Now, on to your specific concerns.
What you experienced is the puppy equivalent of a temper tantrum. It's extremely unlikely that your puppy is "aggressive." Instead, she was probably overstimulated and overtired. I know that it was a frustrating evening for you all. However, popping your puppy on the nose would be equivalent to slapping a toddler on the face for crying.
I know that growling can be alarming, but try to think of growling as your puppy trying desperately to communicate to you verbally that she was feeling really scared and uncomfortable. When you correct her for growling, you are setting her up to become a biter. This thread explains more: https://www.dogforum.com/training-beh...rowling-86338/
The better course of action would be to step back in the moment and try to figure out why your puppy is growling, i.e. what is making her feel so distressed, and then trying to remedy the situation. Again, imagine a day when you've hauled your toddler all around town all day and she's missed her nap. It's at the end of the day when she's likely to become hysterical, and that's when you remind yourself that next time you need to take her home and let her sleep than trying to run that last errand. The main problem with popping your puppy and other "corrections" is that you are teaching her to be frightened of you, and you're setting you and your puppy up for failure.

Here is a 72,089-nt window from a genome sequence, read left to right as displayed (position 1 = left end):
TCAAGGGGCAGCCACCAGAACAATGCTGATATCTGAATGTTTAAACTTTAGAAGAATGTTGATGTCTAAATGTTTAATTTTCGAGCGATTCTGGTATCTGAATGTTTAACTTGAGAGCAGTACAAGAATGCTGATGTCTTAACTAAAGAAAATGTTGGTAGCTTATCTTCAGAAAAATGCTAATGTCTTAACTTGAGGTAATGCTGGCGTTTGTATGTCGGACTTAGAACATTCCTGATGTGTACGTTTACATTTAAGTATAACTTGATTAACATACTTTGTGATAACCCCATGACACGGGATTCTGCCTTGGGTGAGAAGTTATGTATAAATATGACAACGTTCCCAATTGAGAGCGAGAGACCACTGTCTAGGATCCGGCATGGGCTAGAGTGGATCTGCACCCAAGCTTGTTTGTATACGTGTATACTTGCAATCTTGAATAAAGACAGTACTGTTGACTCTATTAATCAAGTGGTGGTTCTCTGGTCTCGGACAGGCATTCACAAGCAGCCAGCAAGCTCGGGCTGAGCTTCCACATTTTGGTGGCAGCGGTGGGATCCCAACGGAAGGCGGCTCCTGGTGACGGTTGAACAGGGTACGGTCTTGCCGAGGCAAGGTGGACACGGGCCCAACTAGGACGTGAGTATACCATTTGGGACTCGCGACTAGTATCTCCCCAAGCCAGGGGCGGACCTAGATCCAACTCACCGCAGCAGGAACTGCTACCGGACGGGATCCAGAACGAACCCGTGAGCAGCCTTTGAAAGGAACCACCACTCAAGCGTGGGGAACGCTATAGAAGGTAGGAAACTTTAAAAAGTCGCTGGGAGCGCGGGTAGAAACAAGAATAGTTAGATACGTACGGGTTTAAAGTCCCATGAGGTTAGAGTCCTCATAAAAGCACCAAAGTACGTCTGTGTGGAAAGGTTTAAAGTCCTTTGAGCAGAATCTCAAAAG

For sleeping, I'd highly suggest that you look into crate training. Here's another terrific thread: https://www.dogforum.com/training-beh...ning-faq-3974/
Remember that her crate should be her safe haven. Never force her into the crate or physically remove her from it. That will surely backfire. Once she learns to sleep in her crate and you've taught your children to never bother her in it, she'll be able to relax and you won't have to worry about her reacting badly if she's accidently awakened.
Again, I've given you a lot to study. Please come back and ask questions. There are a lot of wonderful people who can help you.